Dreaming and Mind
Dreaming and Mind
Buddhism, Neuroscience and Psychology in Conversation
Mar 03, 2018, 10:00 am - 3:30 pm
What is “lucid dreaming”?
Curious about the meaning of a dream?
What happens if you don’t dream at all or you feel you’re dreaming all the time?
Are sensations in dreams different than sensations in non-dream states?
What’s the difference between last night’s dream and yesterday’s experience?
Our conversation will be viewing these questions from the aspect of scientific discovery, psychoanalysis and Buddhist philosophy.
Mitra Karl Brunnhölzl, Senior Teacher, Nalandabodhi
Karl was originally trained, and worked, as a physician in Germany. Since 1988, he received his Buddhist and Tibetan language training mainly at Marpa Institute For Translators in Kathmandu, Nepal (director: Khenpo Tsültrim Gyamtso Rinpoche) and also studied Tibetology, Buddhology, and Sanskrit at Hamburg University, Germany. Since 1989, Karl served as a translator, interpreter, and Buddhist teacher mainly in Europe, India, and Nepal. Since 1999, he is one of the senior translators and teachers at Nalandabodhi and Nitartha Institute (director: Dzogchen Ponlop Rinpoche) in North America, Asia, and Europe. In addition, he regularly taught at Gampo Abbey’s Vidyadhara Institute from 2000–2007. He is the author of over a dozen books on Buddhism, such as The Center of the Sunlit Sky, Straight from the Heart, When the Clouds Part, and The Heart Attack Sutra (all Snow Lion Publications). Karl lives in Seattle and mainly works as a translator of Tibetan and Sanskrit texts.
Learn more about Karl here.
Christof Koch, PhD., Chief Scientific Officer, Allen Institute for Brain Science
He received his baccalaureate from the Lycée Descartes in Rabat, Morocco, his M.S. in physics from the University of Tübingen in Germany and his Ph.D. from the Max-Planck-Institut für Biologische Kybernetik, Tübingen. Subsequently, he spent four years as a postdoctoral fellow in the Artificial Intelligence Laboratory and the Brain and Cognitive Sciences Department at the Massachusetts Institute of Technology. From 1987 until 2013, he was a professor at the California Institute of Technology (Caltech) in Pasadena, from his initial appointment as Assistant Professor, Division of Biology and Division of Engineering and Applied Sciences in 1986, to his final position as Lois and Victor Troendle Professor of Cognitive & Behavioral Biology. See here for Christof’s academic pedigree and his students.
Koch has published extensively, and his writings and interests integrate theoretial, computational and experimental neuroscience. His most recent book, Consciousness: Confessions of a Romantic Reductionist, blends science and memoir to explore topics in discovering the roots of consciousness. Stemming in part from a long-standing collaboration with the late Nobel Laureate Francis Crick, Koch authored the book The Quest for Consciousness: A Neurobiological Approach. He has also authored the technical books Biophysics of Computation: Information Processing in Single Neurons and Methods in Neuronal Modeling: From Ions to Networks, and served as editor for several books on neural modeling and information processing. Koch’s research addresses scientific questions using a widely multidisciplinary approach.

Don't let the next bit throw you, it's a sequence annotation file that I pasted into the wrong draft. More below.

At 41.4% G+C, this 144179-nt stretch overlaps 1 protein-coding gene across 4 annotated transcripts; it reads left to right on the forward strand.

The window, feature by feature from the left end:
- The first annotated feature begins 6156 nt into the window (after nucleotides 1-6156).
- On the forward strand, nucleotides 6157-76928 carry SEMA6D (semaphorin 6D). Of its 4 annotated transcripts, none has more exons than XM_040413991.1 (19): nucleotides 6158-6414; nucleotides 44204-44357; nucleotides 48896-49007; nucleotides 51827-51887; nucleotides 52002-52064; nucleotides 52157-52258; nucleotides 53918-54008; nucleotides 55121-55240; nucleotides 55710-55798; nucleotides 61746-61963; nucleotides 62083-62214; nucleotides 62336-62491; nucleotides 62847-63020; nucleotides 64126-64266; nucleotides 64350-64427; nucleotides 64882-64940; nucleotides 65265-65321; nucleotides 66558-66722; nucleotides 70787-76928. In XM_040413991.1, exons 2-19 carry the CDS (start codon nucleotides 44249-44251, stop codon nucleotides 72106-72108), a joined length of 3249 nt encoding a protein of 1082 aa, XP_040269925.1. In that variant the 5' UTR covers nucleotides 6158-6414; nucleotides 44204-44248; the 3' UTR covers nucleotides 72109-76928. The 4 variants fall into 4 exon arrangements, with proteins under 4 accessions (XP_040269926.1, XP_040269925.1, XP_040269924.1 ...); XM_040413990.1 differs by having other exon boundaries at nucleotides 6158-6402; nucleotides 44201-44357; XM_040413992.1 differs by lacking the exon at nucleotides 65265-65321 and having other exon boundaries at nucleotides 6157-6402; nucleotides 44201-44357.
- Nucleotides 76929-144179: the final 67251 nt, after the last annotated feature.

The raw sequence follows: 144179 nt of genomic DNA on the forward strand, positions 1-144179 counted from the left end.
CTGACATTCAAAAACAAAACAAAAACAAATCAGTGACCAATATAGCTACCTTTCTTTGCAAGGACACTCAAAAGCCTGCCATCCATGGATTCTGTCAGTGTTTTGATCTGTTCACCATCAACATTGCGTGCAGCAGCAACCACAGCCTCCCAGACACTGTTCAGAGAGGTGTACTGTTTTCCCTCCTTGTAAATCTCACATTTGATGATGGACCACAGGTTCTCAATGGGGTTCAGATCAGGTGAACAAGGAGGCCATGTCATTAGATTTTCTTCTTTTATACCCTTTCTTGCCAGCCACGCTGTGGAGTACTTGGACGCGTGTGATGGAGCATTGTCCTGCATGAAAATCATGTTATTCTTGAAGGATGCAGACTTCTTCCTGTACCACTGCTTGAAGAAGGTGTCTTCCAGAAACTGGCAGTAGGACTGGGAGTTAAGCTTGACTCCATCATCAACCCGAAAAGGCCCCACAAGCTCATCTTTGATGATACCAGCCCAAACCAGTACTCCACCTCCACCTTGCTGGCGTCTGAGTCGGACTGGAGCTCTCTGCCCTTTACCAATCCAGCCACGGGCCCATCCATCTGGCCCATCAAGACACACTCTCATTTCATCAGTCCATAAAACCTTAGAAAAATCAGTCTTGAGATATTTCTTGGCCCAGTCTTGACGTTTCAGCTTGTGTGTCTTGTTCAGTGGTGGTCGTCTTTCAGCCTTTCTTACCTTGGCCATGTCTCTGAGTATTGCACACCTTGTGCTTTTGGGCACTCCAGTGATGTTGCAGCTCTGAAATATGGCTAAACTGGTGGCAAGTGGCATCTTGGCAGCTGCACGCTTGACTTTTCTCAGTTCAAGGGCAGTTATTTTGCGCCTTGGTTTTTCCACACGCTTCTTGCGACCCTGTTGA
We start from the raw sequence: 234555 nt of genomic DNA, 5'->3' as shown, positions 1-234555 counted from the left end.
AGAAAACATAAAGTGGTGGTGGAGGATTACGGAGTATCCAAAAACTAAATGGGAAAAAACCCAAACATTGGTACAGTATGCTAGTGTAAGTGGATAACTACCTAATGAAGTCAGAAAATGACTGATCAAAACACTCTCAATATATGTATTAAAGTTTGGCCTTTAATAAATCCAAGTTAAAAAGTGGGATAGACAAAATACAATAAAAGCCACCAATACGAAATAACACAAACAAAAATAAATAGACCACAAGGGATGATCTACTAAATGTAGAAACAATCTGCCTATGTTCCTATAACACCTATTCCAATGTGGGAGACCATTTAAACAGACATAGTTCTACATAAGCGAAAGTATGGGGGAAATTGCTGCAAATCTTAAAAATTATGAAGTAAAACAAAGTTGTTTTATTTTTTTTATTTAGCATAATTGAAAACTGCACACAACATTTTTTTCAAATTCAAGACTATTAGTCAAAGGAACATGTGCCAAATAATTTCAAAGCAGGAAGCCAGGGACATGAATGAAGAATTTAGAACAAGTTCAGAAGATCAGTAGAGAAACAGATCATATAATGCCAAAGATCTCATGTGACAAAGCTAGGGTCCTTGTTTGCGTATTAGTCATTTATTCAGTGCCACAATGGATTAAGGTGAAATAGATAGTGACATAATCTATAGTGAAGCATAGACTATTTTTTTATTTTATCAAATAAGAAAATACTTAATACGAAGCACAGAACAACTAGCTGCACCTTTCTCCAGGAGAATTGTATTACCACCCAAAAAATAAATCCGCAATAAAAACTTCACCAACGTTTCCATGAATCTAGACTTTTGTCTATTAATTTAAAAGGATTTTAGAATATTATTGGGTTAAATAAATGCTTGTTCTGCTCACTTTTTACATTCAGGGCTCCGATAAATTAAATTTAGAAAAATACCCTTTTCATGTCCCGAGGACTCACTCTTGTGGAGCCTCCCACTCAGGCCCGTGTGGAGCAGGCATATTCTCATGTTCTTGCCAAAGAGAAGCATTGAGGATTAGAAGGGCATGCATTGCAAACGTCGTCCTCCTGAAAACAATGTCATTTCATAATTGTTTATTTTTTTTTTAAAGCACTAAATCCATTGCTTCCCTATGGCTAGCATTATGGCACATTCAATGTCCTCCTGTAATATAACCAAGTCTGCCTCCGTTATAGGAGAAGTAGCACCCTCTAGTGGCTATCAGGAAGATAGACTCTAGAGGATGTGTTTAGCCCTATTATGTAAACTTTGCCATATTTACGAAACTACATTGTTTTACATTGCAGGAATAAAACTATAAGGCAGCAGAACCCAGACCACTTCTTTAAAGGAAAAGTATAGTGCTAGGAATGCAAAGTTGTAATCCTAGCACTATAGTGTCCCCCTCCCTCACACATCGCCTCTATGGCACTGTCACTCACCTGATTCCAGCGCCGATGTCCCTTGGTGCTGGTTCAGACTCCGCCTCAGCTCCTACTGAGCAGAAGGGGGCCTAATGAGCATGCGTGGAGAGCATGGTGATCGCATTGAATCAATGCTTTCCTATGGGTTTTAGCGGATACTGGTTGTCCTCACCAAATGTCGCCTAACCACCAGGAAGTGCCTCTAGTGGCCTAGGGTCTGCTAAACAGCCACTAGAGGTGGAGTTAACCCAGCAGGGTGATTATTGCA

His research interests include elucidating the biophysical mechanisms underlying neural computation, understanding the mechanisms and purpose of visual attention, and uncovering the neural basis of consciousness and the subjective mind.
Learn more about Christof here.
Maxine K. Anderson, MD
Maxine K. Anderson, MD, is a founding member of the Northwestern Psychoanalytic Society and a Training and Supervising Analyst at several psychoanalytic institutes in North America and Canada. In addition, she is a full member of the British Psychoanalytic Society. She obtained her MD degree at the University of California, San Francisco, and trained originally as a child psychiatrist.
Her current thinking and writing interests focus on the forces for and against thought and growth, the ongoing tension between symbolic and a-symbolic functioning, and more widely on the nature of reality. Her most recent explorations into the nature of reality attempt to bridge the disciplines of psychoanalysis, neuroscience and philosophy. She has written several articles publishing in the JAPA, and the Canadian Journal of Psychoanalysis. Her most recent book is The Wisdom of Lived Experience: Views from Psychoanalysis, Neuroscience, Philosophy and Metaphysics.
Don Ross, MD
Dr. Don Ross has been in clinical practice for over three decades. His clinical experiences have been broad. They include work in Bellevue Hospital surgical trauma and Pittsburgh emergency room, psychosomatic medicine in Parkland Hospital, family medicine in Vermont and private practice of psychiatry in Seattle.
After completing psychoanalytic training and a personal psychoanalysis at the Seattle Psychoanalytic Institute and Society, he received further certification as a Training and Consulting Psychoanalyst.
He currently serves on the faculties of Seattle Psychoanalytic Institute and Society and the Northwest Psychoanalytic Society and Institute. He has written on the obstacles to play, psychosis and the mental activities in support of intimacy.
Connecting his medical experience with public health, Dr. Ross helped initiate and, with Acharya Tashi Wangchuk and Susan Kirchoff, RN, MA, helps oversee two medical clinics, one in Sikkim, India, the other in eastern Tibet.
Bookings are closed for this event.